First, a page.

PM 'out of touch' on housing crisis: Labor

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Scott Morrison is "out of touch" on the issue of surging house and rent prices, Labor says.

But the prime minister has pointed to a number of housing-related government measures, including the home guarantee scheme which lets first-time buyers purchase properties paying deposits as low as five per cent, as proof the government has been taking action.

That scheme has been expanded to 50,000 places per year but has drawn criticism, with the price caps on eligible properties well below average house prices in a number of capital cities including Sydney and Melbourne.

Mr Morrison also referenced the Commonwealth Rent Assistance Scheme as helping more than 1.4 million people, and said an extra $2 billion given to the National Housing Finance and Investment Corporation would get an extra 29,000 dwellings on the market.

"They can partner with the private sector, they can get access to finance, and they can develop affordable accommodation as part of the housing estates and apartment developments that are occurring all across the country," the prime minister said.

He said community housing organisations and co-operation with state governments was working, particularly in regional areas.

But Labor campaign spokesman Jason Clare referenced a recent interview with Mr Morrison, where the prime minister encouraged people struggling with rent payments to buy a house.

"There's more than two million Aussies renting at the moment, the average cost of rent is now $2000 more this year than it was 12 months ago ... what's Scott Morrison's response to that? He says, 'If you're struggling to pay rent, buy a house'," Mr Clare said.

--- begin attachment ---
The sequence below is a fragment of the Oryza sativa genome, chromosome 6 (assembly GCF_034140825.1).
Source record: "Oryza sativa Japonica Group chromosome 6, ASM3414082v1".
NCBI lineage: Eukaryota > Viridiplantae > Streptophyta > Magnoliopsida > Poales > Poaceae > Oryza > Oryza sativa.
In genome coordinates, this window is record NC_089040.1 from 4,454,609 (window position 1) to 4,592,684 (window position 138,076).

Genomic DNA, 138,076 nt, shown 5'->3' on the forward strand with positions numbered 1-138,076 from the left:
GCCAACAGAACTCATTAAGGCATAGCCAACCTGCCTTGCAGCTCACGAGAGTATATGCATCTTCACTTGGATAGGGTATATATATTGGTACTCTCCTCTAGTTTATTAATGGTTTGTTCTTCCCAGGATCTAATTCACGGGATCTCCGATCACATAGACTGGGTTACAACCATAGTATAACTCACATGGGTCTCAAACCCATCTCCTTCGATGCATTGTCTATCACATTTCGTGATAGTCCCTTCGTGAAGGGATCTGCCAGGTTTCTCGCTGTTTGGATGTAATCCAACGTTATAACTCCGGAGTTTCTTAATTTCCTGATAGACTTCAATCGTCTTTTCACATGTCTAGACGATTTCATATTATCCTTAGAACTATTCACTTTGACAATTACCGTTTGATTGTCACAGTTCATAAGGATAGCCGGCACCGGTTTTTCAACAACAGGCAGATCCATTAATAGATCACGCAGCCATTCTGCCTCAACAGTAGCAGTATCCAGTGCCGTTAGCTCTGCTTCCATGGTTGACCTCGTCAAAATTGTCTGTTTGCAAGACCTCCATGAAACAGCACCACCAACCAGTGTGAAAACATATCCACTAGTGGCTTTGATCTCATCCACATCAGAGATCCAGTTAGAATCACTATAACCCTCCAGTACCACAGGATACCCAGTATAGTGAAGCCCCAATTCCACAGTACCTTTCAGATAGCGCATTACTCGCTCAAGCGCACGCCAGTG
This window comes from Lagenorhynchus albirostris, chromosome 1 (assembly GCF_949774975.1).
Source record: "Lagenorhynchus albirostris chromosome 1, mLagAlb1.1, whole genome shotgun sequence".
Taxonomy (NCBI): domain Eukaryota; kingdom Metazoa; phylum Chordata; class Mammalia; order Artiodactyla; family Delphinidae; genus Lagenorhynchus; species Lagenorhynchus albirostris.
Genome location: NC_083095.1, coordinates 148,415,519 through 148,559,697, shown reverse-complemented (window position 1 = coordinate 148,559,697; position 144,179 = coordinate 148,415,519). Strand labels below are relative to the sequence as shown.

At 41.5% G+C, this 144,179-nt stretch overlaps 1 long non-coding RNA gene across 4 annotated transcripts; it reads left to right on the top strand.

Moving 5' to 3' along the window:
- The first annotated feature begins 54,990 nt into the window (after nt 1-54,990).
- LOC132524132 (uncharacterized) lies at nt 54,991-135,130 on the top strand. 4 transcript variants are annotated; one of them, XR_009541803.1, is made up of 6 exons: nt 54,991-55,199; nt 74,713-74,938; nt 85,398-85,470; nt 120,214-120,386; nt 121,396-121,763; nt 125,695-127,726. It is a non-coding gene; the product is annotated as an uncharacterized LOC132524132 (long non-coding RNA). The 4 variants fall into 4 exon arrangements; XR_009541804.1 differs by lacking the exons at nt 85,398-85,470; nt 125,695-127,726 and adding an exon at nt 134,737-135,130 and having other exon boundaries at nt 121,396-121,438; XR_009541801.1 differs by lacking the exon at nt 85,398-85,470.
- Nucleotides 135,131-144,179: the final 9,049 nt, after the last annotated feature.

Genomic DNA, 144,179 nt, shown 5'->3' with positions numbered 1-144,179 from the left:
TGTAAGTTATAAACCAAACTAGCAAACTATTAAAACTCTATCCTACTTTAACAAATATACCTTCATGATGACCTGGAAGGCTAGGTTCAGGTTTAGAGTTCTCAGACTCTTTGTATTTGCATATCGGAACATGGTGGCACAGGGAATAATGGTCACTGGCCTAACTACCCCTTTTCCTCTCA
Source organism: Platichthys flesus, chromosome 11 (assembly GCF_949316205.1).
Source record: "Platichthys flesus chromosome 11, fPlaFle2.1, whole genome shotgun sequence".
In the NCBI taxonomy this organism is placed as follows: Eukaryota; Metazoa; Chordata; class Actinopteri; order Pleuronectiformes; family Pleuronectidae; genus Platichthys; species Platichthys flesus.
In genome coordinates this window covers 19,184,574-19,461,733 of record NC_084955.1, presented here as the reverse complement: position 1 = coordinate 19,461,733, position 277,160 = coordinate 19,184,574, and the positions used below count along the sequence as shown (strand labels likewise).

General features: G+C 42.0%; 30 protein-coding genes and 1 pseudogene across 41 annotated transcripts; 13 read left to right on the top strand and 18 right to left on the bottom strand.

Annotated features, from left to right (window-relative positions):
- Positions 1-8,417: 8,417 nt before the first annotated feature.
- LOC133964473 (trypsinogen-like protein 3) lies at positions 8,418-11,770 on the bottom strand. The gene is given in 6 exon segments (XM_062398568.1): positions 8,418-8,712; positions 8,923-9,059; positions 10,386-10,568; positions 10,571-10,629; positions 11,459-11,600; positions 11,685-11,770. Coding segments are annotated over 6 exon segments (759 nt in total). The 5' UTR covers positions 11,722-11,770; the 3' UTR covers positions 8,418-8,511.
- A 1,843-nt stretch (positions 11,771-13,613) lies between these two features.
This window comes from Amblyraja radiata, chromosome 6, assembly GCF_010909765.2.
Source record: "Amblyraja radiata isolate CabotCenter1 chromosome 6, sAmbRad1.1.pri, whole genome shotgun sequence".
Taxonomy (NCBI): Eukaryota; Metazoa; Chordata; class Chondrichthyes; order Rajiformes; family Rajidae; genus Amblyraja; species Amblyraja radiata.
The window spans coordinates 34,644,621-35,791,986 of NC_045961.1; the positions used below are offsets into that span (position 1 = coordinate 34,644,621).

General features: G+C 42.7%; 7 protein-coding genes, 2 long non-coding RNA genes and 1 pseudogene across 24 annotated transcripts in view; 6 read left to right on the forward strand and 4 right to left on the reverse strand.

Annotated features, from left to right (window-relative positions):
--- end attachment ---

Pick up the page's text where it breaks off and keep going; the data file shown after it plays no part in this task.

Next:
"This bloke is so out of touch you'd need the Hubble telescope to find him."

Mr Clare said more needed to be done to build affordable housing.

"Australians are struggling to pay the rent. A lot of Aussies struggling to pay rent don't have $500 in the bank to pay if the washing machine breaks down, let alone enough money for a deposit," he said.

"That's why Labor has a plan - a $10 billion Australian housing future fund - to build more housing, more affordable housing, for the people who need it like frontline workers."

Nationals Senate leader Bridget McKenzie said supply and demand issues were one of the factors behind a lack of affordable housing in the regions.

"We've been able to guarantee 10,000 of our home ownership guarantee packages going to people from rural and regional Australia, which ... is fantastic because we have seen pressures," she told the National Press Club.

"As people from the cities head out our way it has put pressures on our local communities, and we need to work with local government and state governments to address those."

The Greens have committed $21 billion to building one million affordable homes, and want to scrap taxpayer handouts to buyers who own two or more investment properties.

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